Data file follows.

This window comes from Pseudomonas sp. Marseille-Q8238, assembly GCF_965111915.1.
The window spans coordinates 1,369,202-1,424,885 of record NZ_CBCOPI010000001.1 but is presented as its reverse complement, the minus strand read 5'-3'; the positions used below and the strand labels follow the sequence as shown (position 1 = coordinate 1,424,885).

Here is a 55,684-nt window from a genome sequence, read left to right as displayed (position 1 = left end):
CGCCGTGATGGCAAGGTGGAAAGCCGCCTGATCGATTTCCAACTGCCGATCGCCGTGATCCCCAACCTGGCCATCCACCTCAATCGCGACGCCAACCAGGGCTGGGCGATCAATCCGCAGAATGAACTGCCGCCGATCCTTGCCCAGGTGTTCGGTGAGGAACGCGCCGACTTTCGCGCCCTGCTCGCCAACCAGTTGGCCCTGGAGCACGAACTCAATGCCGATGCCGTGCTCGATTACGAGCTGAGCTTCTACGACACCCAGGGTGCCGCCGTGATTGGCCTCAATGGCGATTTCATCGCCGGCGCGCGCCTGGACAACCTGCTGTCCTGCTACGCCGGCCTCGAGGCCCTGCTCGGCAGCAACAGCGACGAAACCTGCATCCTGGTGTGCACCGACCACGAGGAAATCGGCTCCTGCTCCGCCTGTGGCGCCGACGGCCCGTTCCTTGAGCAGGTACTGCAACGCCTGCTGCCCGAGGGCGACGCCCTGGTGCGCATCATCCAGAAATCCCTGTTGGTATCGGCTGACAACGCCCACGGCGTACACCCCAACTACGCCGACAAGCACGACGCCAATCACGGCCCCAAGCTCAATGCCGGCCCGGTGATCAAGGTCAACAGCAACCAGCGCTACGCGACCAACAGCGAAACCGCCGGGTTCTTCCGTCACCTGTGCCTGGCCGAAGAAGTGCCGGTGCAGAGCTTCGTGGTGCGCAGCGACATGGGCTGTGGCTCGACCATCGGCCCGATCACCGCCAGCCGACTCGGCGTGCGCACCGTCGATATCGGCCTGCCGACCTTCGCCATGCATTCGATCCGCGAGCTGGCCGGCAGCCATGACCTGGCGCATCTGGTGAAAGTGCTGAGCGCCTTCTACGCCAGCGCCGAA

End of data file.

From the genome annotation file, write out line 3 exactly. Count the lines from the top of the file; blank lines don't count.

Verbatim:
Here is a 55,684-nt window from a genome sequence, read left to right as displayed (position 1 = left end):